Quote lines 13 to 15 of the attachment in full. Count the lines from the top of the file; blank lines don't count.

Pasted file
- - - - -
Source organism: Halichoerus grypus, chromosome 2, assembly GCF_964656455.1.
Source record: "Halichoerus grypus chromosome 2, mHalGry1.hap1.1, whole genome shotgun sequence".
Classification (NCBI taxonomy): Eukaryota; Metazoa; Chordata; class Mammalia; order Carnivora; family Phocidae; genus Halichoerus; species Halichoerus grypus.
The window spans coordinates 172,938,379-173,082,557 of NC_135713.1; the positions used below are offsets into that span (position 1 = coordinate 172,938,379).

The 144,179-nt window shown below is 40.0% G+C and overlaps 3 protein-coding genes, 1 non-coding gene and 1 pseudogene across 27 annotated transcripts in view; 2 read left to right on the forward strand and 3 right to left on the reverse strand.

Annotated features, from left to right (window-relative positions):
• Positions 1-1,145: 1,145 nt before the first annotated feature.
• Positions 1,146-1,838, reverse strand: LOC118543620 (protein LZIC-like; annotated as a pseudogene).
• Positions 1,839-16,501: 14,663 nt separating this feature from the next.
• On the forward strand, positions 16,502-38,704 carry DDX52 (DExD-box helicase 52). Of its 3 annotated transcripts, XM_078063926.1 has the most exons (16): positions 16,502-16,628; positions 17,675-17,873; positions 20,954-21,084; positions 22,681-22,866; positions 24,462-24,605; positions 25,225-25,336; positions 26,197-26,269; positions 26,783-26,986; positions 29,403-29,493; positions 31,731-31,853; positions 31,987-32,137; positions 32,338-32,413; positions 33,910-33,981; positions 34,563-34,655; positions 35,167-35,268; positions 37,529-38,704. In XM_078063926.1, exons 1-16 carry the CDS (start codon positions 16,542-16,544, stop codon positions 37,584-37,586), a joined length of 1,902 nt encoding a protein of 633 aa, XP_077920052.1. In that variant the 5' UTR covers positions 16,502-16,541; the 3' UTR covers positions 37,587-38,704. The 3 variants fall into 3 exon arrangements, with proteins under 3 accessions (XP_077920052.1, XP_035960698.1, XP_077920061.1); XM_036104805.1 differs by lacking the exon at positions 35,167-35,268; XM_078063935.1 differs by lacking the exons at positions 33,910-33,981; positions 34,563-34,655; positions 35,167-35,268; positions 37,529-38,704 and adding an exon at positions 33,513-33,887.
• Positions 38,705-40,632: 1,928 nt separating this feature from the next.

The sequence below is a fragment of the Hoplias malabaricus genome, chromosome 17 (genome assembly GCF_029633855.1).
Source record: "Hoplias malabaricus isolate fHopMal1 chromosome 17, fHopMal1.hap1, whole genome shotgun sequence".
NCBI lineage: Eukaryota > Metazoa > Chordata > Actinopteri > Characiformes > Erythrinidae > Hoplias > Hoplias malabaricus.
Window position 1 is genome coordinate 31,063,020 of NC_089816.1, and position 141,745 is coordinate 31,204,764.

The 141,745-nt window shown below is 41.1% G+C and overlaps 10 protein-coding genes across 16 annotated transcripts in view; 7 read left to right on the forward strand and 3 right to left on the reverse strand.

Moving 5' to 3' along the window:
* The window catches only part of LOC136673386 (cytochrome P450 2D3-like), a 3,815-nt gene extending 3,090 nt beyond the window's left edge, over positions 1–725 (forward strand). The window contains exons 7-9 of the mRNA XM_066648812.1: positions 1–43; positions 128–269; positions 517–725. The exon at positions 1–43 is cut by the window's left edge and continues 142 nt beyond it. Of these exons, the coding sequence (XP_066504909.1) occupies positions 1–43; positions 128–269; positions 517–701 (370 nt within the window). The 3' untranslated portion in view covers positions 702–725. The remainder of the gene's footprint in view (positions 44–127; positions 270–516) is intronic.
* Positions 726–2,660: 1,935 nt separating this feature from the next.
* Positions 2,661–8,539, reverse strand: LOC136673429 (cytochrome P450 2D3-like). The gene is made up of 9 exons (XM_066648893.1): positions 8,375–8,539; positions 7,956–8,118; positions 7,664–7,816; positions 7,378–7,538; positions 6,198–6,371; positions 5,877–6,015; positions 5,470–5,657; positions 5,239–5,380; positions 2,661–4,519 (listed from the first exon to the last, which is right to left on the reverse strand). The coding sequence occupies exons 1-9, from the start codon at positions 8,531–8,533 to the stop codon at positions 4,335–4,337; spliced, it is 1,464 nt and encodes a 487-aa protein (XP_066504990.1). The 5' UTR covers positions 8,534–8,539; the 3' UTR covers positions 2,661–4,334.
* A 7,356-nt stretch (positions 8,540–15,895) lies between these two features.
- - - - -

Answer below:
Source record: "Hoplias malabaricus isolate fHopMal1 chromosome 17, fHopMal1.hap1, whole genome shotgun sequence".
NCBI lineage: Eukaryota > Metazoa > Chordata > Actinopteri > Characiformes > Erythrinidae > Hoplias > Hoplias malabaricus.
Window position 1 is genome coordinate 31,063,020 of NC_089816.1, and position 141,745 is coordinate 31,204,764.